Introduction of Lean Manufacturing
The Implementation of Lean Manufacturing – A Case Study
Northern Hi-Tec Ltd, a Lancaster based electronics design and contract electronics manufacturing company used one of our interim managers to introduce a lean manufacturing programme.
Gary Hewitt, Managing Director takes up the story, “Our business has been trading for over 25 years. However, we felt it necessary to take a fresh look at how we both designed and manufactured products. The increase in global competition over the past decade has meant that our industry has been slowly ravaged by companies operating in low cost geographies and as a result we needed to find a fresh competitive advantage.
Like a lot of companies we started the lean journey a number of years ago but as time went on and the initial focus was lost, we let the benefits of the programme lapse. To re-invigorate the lean programme we felt we needed help from a specialist to both guide us on the way forward and help us create an environment of sustainability.
After a comprehensive search, we selected Aster because of their excellent lean manufacturing credentials in our industry and their ability to offer us on site lean implementation support through their interim management division. We decided to use one of their lean experts on a two day per week basis for a total of 15 weeks. We set a number of objectives with Aster and decided to measure their contribution by holding a weekly meeting with their interim manager throughout the duration of the lean implementation programme.
The lean programme started with an initial appraisal phase. This time was used by Aster to understand our business and recognise where the largest constraints were within our company. At the end of this phase we sat down with Aster’s to-implement-lean-manufacturing.html”>lean implementation manager and agreed upon a prioritised programme of improvements.
Introduction of Cellular Manufacturing
After taking advice from Aster, we decided to split the manufacturing operation into focussed cells based upon a product matrix. This allowed each cell to be managed by a customer facing management team. I think we had lost sight a little of what each customer really wanted and had a ‘silo’ departmental structure in place operating within manufacturing where each assembly process worked to their own set of objectives. By creating a cellular manufacturing approach each cell now had responsibility for the whole process across their respective product range.
After the cells had been set up and the roles and responsibilities assigned we introduced some basic lean manufacturing training to a number of the key staff members in each cell. This team would later become our lean steering group. We then set about a major visual enhancement of our factory. We decided (with Aster’s help) to introduce daily 5S checklists to both machine and manual assembly areas. We selected a pilot area, drew up the checklists, implemented them and within a little over 2-4 weeks totally transformed this area”.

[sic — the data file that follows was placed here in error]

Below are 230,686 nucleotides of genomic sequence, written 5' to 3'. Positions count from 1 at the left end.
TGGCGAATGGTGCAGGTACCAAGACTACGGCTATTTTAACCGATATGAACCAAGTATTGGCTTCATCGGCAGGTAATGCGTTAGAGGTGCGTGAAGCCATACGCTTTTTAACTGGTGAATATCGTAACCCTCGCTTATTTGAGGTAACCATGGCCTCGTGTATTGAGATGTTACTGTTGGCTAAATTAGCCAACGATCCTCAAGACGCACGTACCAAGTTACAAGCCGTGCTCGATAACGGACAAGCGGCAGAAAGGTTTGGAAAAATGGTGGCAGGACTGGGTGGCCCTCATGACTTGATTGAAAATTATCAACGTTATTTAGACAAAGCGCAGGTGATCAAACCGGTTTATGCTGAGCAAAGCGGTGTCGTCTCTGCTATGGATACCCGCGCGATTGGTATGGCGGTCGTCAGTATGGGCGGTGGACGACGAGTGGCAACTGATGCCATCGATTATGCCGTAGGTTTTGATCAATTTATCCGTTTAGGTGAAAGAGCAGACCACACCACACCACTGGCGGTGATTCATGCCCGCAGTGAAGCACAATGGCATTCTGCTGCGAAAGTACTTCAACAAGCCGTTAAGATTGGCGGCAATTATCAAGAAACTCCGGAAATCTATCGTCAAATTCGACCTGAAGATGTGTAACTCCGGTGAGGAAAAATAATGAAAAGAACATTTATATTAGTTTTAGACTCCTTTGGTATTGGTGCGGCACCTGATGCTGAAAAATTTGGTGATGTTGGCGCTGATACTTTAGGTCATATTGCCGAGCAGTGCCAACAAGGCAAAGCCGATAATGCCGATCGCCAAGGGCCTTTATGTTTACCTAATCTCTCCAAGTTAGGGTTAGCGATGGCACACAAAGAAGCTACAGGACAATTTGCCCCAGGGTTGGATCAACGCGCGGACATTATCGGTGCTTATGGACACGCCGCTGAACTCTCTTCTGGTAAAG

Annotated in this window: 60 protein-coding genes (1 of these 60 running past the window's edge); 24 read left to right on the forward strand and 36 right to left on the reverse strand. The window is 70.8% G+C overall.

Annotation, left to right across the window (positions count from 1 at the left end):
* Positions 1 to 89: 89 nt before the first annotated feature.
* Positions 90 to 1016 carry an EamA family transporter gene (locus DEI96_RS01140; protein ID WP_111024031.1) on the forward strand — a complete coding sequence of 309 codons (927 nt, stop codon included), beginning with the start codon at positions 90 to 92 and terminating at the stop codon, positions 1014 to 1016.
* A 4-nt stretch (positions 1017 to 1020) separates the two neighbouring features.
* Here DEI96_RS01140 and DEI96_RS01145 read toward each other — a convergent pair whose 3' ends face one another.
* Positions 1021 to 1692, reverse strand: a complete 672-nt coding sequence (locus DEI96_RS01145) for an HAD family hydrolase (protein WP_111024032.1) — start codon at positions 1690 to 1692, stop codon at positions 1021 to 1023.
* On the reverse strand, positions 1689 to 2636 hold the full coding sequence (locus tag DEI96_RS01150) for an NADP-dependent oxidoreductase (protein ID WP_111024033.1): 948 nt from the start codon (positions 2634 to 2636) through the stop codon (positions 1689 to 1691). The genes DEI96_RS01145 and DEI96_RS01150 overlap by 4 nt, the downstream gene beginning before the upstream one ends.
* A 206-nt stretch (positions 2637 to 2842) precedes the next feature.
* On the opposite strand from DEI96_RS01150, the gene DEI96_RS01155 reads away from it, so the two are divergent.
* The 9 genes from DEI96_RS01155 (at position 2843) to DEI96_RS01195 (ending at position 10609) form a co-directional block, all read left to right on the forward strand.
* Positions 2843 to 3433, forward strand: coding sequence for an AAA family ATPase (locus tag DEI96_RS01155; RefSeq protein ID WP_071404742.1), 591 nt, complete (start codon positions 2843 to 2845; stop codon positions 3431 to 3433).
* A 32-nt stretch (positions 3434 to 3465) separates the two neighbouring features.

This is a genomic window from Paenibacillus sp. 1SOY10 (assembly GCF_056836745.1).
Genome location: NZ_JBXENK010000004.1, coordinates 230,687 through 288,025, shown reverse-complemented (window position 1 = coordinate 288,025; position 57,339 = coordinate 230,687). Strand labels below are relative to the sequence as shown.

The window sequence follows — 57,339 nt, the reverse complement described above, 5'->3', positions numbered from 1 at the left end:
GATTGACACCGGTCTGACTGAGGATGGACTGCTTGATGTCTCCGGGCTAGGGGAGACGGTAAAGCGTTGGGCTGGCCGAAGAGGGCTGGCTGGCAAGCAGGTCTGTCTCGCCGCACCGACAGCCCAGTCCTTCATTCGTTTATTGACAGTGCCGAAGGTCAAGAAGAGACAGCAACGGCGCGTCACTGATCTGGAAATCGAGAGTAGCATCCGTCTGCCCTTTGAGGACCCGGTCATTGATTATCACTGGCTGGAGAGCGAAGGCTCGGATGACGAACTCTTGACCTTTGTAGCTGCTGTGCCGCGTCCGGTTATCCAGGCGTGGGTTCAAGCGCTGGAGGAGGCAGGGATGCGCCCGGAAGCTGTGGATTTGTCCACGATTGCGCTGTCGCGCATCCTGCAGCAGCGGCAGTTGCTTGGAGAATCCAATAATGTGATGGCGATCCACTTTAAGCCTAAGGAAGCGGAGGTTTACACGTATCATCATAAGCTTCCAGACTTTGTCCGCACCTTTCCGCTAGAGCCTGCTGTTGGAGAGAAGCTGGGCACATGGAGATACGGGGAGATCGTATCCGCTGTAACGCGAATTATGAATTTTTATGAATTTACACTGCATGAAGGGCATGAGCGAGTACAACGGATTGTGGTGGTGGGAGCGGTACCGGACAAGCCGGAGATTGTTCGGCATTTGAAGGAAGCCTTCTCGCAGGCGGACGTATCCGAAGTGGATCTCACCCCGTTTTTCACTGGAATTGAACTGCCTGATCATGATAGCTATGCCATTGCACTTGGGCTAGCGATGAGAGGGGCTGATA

Andy Davy, Red Cell Manager states, “It is quite amazing what can be achieved in a short period of time when everyone pulls together working to a common set of goals and objectives”.
Hewitt continues, “We also significantly improved work flow. The products manufactured in our pilot area were reviewed and standard work principles adopted enabling the assembly stages to be balanced in line with TAKT time. This allowed us to introduce a U-shaped production cell incorporating both successive checking and poka yoke methodology.
As a result productivity in this cell increased by over 33%, first time pass rates improved by nearly 10% and all with 12% fewer staff in the cell.
After this initial success we rolled out the 5S campaign across the site and created competition between the cells by introducing a monthly reward. We challenged staff to think ‘out of the box’ by creating user friendly, ergonomic work places where everything could be found in 30 seconds or less.
Because the team leaders had been re-energised and now had a greater appreciation of the 7 wastes, we also made a number of more subtle work flow changes including the setting up of both runner and repeater cells and a prototype cell. We marked out walkways on the shop floor and created dedicated storage areas for raw materials and work in process.
We also introduced a number of new KPIs including Overall Equipment Effectiveness (OEE). This allowed us to monitor our surface mount equipment in particular in a standard manner with regards to availability, performance and yield.
After running the programme for 3 months we are very pleased with the results. Not only has Aster helped us breathe fresh life into our lean manufacturing programme but I also believe that they have given us further tools to fight back against low cost offshore competition – all by working smarter and not harder, which was one of our initial objectives.
We would highly recommend Aster to other manufacturing businesses”.